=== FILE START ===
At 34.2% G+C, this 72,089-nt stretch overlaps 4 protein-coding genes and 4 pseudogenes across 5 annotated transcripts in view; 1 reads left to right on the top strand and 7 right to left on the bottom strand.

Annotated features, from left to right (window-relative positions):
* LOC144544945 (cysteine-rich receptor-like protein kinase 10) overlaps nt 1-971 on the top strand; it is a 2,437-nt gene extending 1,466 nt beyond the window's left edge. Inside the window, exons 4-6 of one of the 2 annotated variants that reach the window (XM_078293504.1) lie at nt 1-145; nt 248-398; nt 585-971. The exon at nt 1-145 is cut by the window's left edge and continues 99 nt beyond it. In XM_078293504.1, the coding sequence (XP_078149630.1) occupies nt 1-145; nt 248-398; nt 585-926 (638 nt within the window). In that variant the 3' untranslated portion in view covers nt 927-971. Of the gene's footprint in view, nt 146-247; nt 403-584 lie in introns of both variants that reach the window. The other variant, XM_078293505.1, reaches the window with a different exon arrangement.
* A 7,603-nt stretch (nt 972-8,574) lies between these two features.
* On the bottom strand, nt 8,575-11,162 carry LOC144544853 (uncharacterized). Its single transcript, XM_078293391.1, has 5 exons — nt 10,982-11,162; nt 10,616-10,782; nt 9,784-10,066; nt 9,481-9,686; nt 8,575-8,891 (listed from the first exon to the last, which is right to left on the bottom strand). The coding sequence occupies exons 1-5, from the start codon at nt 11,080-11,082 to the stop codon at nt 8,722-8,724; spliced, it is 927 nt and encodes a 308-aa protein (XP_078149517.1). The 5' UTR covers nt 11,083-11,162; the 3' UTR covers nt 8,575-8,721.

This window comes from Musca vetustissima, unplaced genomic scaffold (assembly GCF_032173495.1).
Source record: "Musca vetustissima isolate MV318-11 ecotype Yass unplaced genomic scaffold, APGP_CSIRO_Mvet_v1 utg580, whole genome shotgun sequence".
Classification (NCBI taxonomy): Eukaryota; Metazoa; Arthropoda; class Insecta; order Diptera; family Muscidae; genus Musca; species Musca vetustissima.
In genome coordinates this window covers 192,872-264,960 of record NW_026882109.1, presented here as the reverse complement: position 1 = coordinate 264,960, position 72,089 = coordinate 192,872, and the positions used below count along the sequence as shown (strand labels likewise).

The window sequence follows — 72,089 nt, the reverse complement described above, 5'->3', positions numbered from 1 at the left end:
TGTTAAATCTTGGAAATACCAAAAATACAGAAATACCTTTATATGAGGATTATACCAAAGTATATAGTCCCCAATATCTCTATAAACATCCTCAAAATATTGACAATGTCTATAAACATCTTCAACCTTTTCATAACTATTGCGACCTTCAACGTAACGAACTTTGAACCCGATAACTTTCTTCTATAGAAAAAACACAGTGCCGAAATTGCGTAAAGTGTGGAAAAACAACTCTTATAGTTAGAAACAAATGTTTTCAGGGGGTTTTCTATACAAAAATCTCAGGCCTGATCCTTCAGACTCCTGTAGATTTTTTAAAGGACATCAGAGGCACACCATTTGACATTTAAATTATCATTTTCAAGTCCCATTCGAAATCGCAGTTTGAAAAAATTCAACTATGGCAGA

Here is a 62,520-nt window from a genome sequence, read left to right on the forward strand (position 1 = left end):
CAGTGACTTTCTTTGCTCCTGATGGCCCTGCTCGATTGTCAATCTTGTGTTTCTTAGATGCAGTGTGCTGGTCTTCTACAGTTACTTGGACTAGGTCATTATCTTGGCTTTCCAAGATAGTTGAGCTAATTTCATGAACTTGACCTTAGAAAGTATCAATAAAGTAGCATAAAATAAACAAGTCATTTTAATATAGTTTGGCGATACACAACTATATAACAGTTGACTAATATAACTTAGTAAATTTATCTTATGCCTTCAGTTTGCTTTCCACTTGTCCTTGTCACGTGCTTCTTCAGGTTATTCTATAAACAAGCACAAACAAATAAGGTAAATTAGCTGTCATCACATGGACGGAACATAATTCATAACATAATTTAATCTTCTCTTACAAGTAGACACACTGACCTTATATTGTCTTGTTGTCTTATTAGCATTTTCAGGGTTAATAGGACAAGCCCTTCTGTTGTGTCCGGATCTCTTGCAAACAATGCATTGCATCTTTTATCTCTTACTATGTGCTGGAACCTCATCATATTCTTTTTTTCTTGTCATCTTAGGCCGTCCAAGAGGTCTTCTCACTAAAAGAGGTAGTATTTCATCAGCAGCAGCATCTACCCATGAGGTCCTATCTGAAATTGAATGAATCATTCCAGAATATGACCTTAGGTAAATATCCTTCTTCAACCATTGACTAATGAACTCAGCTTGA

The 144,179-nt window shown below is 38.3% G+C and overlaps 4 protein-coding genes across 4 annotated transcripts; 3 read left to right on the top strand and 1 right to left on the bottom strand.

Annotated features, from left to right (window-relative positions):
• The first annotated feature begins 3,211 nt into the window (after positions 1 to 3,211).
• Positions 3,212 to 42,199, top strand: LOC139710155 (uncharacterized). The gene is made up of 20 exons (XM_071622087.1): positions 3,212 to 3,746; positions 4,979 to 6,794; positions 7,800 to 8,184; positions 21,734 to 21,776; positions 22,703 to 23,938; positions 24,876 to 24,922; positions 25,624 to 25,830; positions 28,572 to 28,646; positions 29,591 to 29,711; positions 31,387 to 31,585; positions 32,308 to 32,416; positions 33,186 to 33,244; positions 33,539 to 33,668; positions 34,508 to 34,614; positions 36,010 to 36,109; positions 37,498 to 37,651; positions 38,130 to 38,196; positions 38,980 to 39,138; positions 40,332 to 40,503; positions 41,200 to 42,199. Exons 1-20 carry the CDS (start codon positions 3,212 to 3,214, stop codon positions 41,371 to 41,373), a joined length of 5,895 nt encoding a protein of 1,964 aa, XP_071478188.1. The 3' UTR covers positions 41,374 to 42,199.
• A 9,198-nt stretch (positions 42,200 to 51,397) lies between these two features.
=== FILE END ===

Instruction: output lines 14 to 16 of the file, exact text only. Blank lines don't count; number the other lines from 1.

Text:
The 144,179-nt window shown below is 38.3% G+C and overlaps 4 protein-coding genes across 4 annotated transcripts; 3 read left to right on the top strand and 1 right to left on the bottom strand.

Annotated features, from left to right (window-relative positions):
• The first annotated feature begins 3,211 nt into the window (after positions 1 to 3,211).